Above: This is one of my own photos at Exeter airport. At this event in Exeter the local media were there in force. I always tried to get the Blues, the ground crew, into the story, but I did not always succeed! The two red suits in this pic were the two engineering officers.
In the summer months the Red Arrows quite often operated out of Exeter Airport because it was a convenient staging post for displays in the south and west of England and because the airport authorities always made us feel so welcome. One particular man claimed that his ostriches and emus stopped laying eggs after the Team flew low over his exotic animals farm while departing from Exeter for a display at Middle Wallop. When I contacted him, he told me that he regularly complained to the Airport authorities, especially about helicopter flights and the occasional Concorde charter flights.
The man acknowledged that he could not prove that it was the Red Arrows that had caused his birds to stop laying. He accepted my invitation, sent with the approval of the Exeter Airport manager because I couldn't invite people onto his airport, to meet us a few days later at a Civic Reception being held in the Airport Terminal. He brought three friends along and they all chatted amiably with our pilots and the airport staff. When one of the Reds expressed a genuine interest in the man’s exotic birds and animals, he immediately excused himself, went back home and returned later with a pack of 8 kilos of emu meat, or it might have been llama steak, I forget now, as a gift for the Red Arrows. I understand the man never again complained to Exeter Airport and for that the airport authorities were very grateful to me. A victory for PR if not for the animals.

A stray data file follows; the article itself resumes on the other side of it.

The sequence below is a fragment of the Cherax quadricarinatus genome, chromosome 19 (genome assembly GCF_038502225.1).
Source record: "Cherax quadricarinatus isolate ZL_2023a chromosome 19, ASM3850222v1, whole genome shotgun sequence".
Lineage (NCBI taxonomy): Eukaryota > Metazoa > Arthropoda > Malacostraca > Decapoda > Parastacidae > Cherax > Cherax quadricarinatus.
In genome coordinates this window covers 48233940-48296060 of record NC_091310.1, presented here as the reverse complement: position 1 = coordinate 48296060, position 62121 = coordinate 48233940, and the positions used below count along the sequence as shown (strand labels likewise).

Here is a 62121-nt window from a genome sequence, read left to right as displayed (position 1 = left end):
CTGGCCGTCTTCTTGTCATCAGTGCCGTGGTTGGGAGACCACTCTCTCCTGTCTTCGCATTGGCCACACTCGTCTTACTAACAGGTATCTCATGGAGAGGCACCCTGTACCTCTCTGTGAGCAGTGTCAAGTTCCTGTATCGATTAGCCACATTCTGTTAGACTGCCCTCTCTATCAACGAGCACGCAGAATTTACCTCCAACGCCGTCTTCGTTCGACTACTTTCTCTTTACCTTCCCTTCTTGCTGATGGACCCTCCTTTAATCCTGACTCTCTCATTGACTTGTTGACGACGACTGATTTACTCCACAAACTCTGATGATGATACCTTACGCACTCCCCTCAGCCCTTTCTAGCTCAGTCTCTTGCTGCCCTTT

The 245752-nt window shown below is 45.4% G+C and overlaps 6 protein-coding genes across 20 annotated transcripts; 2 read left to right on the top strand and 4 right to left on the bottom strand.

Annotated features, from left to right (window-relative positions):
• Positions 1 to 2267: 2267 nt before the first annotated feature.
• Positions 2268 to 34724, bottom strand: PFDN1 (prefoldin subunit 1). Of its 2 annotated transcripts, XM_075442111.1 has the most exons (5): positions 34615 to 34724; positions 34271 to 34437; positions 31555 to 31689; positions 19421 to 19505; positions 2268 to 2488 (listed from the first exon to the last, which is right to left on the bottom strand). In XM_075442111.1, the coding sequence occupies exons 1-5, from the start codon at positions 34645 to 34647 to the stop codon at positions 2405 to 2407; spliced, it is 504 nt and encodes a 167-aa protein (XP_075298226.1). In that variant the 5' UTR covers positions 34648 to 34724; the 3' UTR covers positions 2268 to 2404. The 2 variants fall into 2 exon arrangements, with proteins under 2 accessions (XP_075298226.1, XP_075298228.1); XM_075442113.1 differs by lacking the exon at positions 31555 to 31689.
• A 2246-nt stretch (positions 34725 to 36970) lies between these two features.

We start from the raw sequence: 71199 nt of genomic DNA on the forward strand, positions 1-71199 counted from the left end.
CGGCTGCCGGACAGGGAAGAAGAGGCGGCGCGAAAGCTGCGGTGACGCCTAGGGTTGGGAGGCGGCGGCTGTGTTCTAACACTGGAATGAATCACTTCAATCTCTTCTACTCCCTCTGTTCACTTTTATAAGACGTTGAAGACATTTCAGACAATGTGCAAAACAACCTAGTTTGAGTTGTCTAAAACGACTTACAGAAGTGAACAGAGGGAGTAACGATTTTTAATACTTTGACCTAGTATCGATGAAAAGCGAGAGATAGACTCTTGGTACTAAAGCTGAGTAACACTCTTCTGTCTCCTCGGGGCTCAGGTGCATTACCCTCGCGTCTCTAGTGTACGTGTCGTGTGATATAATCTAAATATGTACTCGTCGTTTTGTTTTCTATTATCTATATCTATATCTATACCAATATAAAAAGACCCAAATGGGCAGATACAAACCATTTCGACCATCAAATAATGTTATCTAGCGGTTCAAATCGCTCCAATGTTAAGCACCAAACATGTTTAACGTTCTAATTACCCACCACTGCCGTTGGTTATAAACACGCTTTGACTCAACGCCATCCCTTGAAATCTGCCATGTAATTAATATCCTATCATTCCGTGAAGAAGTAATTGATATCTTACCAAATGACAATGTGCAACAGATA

Another group of complaints concerned the smoke used by the Red Arrows during displays. Strictly speaking it was not smoke at all; smoke is created when something burns. What the Red Arrows emitted was vapour, created by injecting neat diesel oil into the hot efflux from the jet’s exhaust pipe. Someone must have discovered, long before the Red Arrows were formed, that if you inject diesel into the hot air coming out of the back of a jet engine, the diesel instantly vaporises and creates a brilliant white 'smoke'. The red and blue coloured trails are made by adding small quantities of harmless vegetable dyes to the diesel oil before it is injected into the jet stream. The Red Arrows, and nowadays countless other display aircraft throughout the world, have always called it smoke and I don't suppose any amount of legislation about smoke emissions into the atmosphere is going to change that. "Reds, smoke on go!" sounds so much better than "Reds, vapour on go!"
There is no doubt that some people find the smell of the ‘smoke’ unpleasant although many others, including me and most of the ground crew, did not mind it. In 1989 and 1992 independent environmental surveys were carried out to check whether or not there were any health hazards from breathing in the Red Arrows' smoke. Both reports were inconclusive, but they made the point that the diesel and dye products exhausted into the atmosphere were diluted to such an extent that they were almost immeasurable at ground level. Some people did complain that their cars, their houses, and even their washing hanging out on the clothes line, had been covered by greasy flecks coming from the Red Arrows' smoke but those claims were never substantiated either.